Rewind the clock to over twenty years ago. I’m in my early twenties and hitching my way through France…every nook and cranny of her, from the castles and valleys in the south, to Dijon, Lyon, the Loire Valley and Paris, through the coastline of Brittany and then to northern Normandy. I was young and my luggage and budget were both slight — back then, it was more about the discovery and meeting new people than it was about capturing an experience. Today, I somehow manage to do both.
There was a magical and remarkable place I visited oh so long ago on that lovely and free-spirited summer that has remained on my mind since I first set eyes on her. I didn’t have a serious camera at the time so never managed to get high quality shots of this magical, remarkable place and so I decided to make up for it this time. Welcome to Mont Saint Michel on the northern coast of France.
Mont Saint-Michel is an island commune approximately one kilometer off the country’s northwestern coast, at the mouth of the Couesnon River near Avranches. It boasts several marvels of medieval architecture, with all the rooms related to monastic life stacked on top of each other around the top of the rock. The pre-Romanesque church was built before the year one thousand. Founded, according to legend, after the appearance of the archangel Saint Michel, the monastery grew from the 10th to the 15th century on several floors around the abbey church.
The view at a distance is breathtaking and you’re not quite sure what to do with her before you enter her walls. You’re eager to get there and somehow, she feels untouchable somehow, almost sacred.
Sacred she most definitely is…. As you make your way over the bridge and start to walk up the meandering cobblestone streets to the top of Mont Saint Michel, you’re struck by the vastness of her while absorbing the site’s ancient historical and spiritual significance to France.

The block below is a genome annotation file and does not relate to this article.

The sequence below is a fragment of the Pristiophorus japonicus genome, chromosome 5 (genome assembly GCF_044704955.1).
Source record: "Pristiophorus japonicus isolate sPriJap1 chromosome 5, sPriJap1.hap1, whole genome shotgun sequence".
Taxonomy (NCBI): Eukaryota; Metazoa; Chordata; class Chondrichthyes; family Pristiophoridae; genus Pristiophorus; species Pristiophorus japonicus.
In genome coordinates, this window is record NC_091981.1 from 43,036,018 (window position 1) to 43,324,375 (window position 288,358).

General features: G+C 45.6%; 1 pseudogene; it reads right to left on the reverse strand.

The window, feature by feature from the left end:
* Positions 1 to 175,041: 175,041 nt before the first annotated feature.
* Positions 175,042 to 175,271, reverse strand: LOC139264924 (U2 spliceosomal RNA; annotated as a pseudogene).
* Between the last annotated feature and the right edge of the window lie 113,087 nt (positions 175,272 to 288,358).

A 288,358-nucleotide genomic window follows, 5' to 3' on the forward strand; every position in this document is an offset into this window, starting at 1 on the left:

You start at the entrance through Bavole Gate, where you have little choice but to follow a single cobblestone street – Cour de l’Avancee. You’ll pass the Michelettes, the Boulevard Gate (built in the 15th century), the barbicon with its embrasures and loopholes, the King’s Gate, where the portcullis is visible and the Town Hall. There’s a pretty arcade house with a timber frame on the right, the well known Siren’s House and the silver statue of St. Michael and its chevet that extends over the street.
Aside from the myriad of shops and restaurants at the beginning of the main street, you’re mostly greeted with ancient stone on all sides as you begin to make your climb.
Once you pass the cafes and restaurants on both sides of lower Cour de l’Avancee, you’ll marvel at the charming houses with pointed gables, huddled close together. Every architectural style and historical period can be seen here, from the Early Middle Ages to Flamboyant Gothic (10th to 15th centuries).
The Abbey of Mont Saint Michel is one of the most remarkable examples of medieval religious and military architecture and is known to be one of Christianity’s most important pilgrimage sites from the 8th to the 18th century. The Abbey comprises an ensemble of clerical buildings, which includes the abbey church, the cloister, the refectory, the monks’ ambulatory and the gardens, which has been known as the “Merveille” (Marvel) since the 12th century.